From La Rochefoucauld d’Enville
Paris, 3 June 1791. TJ’s letter of 3 Apr. 1790 arrived a little late, but he reproaches himself with the long silence and will frankly explain the cause. Being charged by the National Assembly to take part in the framing of levies, he had hoped that certain parts would offer occasions to bind France more closely with America. “C’est un voeu qui est dans l[e coeur de tous] bons patriotes.” But the principles guiding the proceedings did not allow the opportunity to be seized as he had desired. Perhaps M. de Ternant will bring TJ a decree of yesterday expressing the desire of the Assembly to negotiate a commercial treaty beneficial to the interest of both powers and to unite them in commerce as they are in political principles. The letter from the President to the Pennsylvania legislature will develop these sentiments.—De Ternant will inform TJ that they have just convened their successors; he will leave it to him to put him au courant of their affairs. “Je me bornerai, faute de tems, à ne vous parler que des regrets de tous vos amis et surtout de notre famille, et à vous renouveller l’homage du sincere et tendre attachement avec [lequel j’ai l’honneur] d’être, Monseiur, Votre très humble et très [obeissant Serviteur.” … [P.S.] “Ma mere et ma femme me char[gent de leurs] complimens pour vous.”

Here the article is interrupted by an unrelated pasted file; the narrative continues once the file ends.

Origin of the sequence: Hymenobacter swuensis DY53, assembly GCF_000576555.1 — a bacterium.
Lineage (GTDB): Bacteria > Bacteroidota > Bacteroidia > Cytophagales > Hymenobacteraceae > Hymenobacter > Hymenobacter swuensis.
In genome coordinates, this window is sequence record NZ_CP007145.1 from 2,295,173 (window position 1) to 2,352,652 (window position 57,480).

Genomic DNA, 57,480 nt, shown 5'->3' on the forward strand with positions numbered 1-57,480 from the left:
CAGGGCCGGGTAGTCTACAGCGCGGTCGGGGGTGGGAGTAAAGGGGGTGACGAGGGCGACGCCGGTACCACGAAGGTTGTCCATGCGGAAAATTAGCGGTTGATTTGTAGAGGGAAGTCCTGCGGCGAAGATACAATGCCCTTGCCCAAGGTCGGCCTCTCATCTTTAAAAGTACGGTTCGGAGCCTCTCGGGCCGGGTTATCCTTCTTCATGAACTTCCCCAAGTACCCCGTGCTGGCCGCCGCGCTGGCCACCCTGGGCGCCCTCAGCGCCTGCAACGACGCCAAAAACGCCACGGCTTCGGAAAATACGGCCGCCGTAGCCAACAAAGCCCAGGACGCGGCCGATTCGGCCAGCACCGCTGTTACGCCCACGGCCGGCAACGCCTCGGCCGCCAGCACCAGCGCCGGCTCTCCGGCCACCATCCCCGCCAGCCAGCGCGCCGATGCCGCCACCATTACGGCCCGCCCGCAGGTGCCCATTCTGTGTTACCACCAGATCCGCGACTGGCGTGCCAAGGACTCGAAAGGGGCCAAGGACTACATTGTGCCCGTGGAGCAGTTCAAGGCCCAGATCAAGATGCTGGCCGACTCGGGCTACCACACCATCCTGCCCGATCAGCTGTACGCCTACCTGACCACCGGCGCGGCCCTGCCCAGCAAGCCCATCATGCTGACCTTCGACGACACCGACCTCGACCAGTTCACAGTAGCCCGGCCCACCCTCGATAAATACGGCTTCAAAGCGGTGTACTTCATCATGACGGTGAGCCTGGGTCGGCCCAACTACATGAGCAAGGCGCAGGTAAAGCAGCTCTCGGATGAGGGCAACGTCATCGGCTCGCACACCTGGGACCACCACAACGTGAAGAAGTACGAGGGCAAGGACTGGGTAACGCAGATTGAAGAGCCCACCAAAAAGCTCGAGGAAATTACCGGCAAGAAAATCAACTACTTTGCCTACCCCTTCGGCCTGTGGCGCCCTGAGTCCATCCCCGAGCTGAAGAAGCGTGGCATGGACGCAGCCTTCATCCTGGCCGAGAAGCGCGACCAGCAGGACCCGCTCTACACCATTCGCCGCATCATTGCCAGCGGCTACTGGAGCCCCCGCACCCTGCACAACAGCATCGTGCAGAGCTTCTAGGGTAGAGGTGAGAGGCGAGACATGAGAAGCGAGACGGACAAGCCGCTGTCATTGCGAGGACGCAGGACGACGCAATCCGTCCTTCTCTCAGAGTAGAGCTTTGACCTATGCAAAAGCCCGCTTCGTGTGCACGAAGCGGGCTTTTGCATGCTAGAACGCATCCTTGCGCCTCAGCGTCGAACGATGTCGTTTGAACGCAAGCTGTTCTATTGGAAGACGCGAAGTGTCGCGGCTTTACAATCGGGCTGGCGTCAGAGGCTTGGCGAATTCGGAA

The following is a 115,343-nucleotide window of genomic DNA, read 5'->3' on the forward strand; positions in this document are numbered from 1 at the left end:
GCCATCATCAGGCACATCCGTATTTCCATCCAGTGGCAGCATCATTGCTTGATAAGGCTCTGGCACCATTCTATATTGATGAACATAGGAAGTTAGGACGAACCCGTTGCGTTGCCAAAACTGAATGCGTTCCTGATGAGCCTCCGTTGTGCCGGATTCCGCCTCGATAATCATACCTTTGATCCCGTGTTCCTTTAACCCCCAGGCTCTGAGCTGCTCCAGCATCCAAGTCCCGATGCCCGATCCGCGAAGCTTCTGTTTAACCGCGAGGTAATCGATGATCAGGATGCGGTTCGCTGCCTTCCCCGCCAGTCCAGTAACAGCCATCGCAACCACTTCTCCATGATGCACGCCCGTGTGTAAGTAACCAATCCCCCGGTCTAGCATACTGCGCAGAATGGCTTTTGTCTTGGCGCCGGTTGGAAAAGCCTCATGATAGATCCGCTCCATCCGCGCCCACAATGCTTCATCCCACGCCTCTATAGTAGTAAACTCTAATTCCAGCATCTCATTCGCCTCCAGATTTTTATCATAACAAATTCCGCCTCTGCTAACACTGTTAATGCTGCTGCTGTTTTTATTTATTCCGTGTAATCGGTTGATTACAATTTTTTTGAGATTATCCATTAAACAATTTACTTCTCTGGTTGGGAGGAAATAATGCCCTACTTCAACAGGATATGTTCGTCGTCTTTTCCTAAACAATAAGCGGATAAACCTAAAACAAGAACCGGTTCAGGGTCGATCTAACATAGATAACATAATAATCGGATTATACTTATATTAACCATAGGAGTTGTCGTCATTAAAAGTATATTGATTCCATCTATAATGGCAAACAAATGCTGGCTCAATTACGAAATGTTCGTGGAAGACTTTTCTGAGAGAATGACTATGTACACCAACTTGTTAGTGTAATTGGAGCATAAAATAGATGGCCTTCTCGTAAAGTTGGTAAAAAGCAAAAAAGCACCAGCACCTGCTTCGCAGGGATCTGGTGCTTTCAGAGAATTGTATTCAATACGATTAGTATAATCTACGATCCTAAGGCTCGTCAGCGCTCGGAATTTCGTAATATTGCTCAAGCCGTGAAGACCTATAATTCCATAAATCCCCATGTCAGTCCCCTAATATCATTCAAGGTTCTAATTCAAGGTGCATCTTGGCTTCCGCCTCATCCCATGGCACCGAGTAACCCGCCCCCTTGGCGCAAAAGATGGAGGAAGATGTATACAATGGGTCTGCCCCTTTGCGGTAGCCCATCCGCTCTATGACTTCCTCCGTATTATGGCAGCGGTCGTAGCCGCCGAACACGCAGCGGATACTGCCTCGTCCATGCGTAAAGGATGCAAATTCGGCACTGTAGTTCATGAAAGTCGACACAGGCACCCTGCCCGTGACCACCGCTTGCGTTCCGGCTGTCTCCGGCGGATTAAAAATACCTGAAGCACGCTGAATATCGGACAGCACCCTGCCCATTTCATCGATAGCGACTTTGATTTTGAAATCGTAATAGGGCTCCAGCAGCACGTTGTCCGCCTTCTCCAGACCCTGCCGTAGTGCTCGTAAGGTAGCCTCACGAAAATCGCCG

RC (DLC); mutilated, so that some words have been lost and are supplied in part conjecturally; endorsed by TJ as received 9 Aug. 1791 and so recorded in SJL.
For comment on President Bureaux-Pusy’s letter to the Pennsylvania legislature, see Editorial Note and group of documents on the death of Franklin, at 26 Jan. 1791. See also Bureaux-Pusy’s letter to TJ, 6 June 1791, and its enclosure.